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PBMs Liked Zocor Deal


Pharmaceutical Executive

Pharmaceutical ExecutivePharmaceutical Executive-09-13-2006
Volume 0
Issue 0

Drug makers used aggressive contracting to retain marketshare after launch of generic simvastatin

Pharmacy benefits managers were more likely than managed care organizations to accept Merck's discounted price for Zocor after the launch of generic simvastatin, a new study by Cognet-X finds.

In the wake of Merck's surprising decision to slash the price of Zocor to compete with Teva's simvastatin, 80 percent of PBMs placed Zocor on tier 1, compared with only a quarter of MCOs, according to a Cognet-X survey of 74 health plan executives. The exact number of health plans that had been offered the discounted price from Merck was not disclosed, but Sharon Bender, director of strategic initiatives at Cognet-X, said that the "vast majority" received the proposal.

"The MCO respondents seemed to view this process as being counter to the generics-first message," Bender said, adding that executives at PBMs were more likely than their MCO counterparts to believe that other drug makers will follow Merck's lead.

In a separate report, Cognet-X, a healthcare research and consulting firm that conducts weekly audits of PBM and MCO executives, looked at how other product teams responded to the launch of generic simvastatin.

It found that AstraZeneca, Pfizer, and even Merck, in its co-promotion deal with Schering-Plough for Vytorin (ezetimibe, simvastatin), used more aggressive contracting to increase market share.

"Contracting isn't always a main focus during a quarter," Bender said. But the release of generic simvastatin "really put pressure on the manufacturers of the competing brands."

Pfizer in particular vied for exclusivity for Lipitor (atorvastatin). The company said it would discontinue rebates if Lipitor were not given exclusivity on tier 2--its predominant strategy for holding on to market share.

AstraZeneca also offered rebates when Crestor (rosuvastatin) was placed on a preferred tier. However, "they weren't so much pushing exclusivity as acknowledging the new generic reality," Bender said.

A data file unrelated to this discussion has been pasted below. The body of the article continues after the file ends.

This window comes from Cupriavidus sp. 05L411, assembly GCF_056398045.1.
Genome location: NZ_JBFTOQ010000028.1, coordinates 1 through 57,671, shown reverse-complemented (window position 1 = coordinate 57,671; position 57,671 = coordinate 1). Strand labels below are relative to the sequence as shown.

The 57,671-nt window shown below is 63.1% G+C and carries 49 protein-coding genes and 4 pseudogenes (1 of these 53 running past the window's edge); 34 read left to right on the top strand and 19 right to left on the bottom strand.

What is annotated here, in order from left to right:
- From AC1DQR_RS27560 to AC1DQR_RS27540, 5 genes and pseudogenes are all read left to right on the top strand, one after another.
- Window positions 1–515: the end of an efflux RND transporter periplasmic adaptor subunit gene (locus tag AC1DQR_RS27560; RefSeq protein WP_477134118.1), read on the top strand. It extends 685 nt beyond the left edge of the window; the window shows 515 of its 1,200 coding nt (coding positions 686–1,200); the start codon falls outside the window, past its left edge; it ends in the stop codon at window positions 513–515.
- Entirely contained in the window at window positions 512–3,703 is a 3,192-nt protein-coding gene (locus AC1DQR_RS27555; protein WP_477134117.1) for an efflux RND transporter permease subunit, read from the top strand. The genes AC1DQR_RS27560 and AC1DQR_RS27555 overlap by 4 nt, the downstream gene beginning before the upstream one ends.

For Vytorin, much of the focus was on unrestricted formulary access, as well as better rebates for tier-2 status.

Bender called the different approaches "striking," and said they might speak to the companies' negotiating styles, and how much lost revenue companies are willing to trade in return for preferred status.

The tactics also were met with different degrees of success, according to Cognet-X. Lipitor appeared on the preferred tier of 77 percent of MCO formularies last month, compared with 81 percent in August 2005. Crestor experienced an upward trend; it was a preferred drug on 53 percent of MCO formularies, compared with 29 percent the previous year. Vytorin received preferred status on 73 percent of formularies, compared with 37 percent the previous year.

The report also found that while MCO executives were far more likely to say that Vytorin represents the best value (63 percent compared with 23 percent for Lipitor and 14 percent for Crestor), they also admit that cost is a key factor for deciding formulary status.

Companies are also using other tactics to retain market share.

Pfizer, for instance, has been conducting additional studies to show that Lipitor is more effective than simvastatin in cutting cardiovascular risks, according to Adam J. Fein, president of Pembroke Consulting, who was not involved with the Cognet-X report. "They've taken the approach of creating some consumer resistance to being switched," Fein said, adding that physicians are also reluctant to switch patients who are doing well on a particular treatment.

Fein also noted that other companies might imitate Merck's strategy--though perhaps more quietly.

In the past, companies would raise a brand's price before and immediately after the launch of a generic, in order to reap additional profits at the end of a product's lifecycle. Now, generic substitution happens at a much faster speed, and new tactics are required, Fein noted.

"In the short term, this is a win for the healthcare system," Fein said. "I think the payers have been pretty happy with this strategy--it benefits them, and in some ways it lowers healthcare costs."

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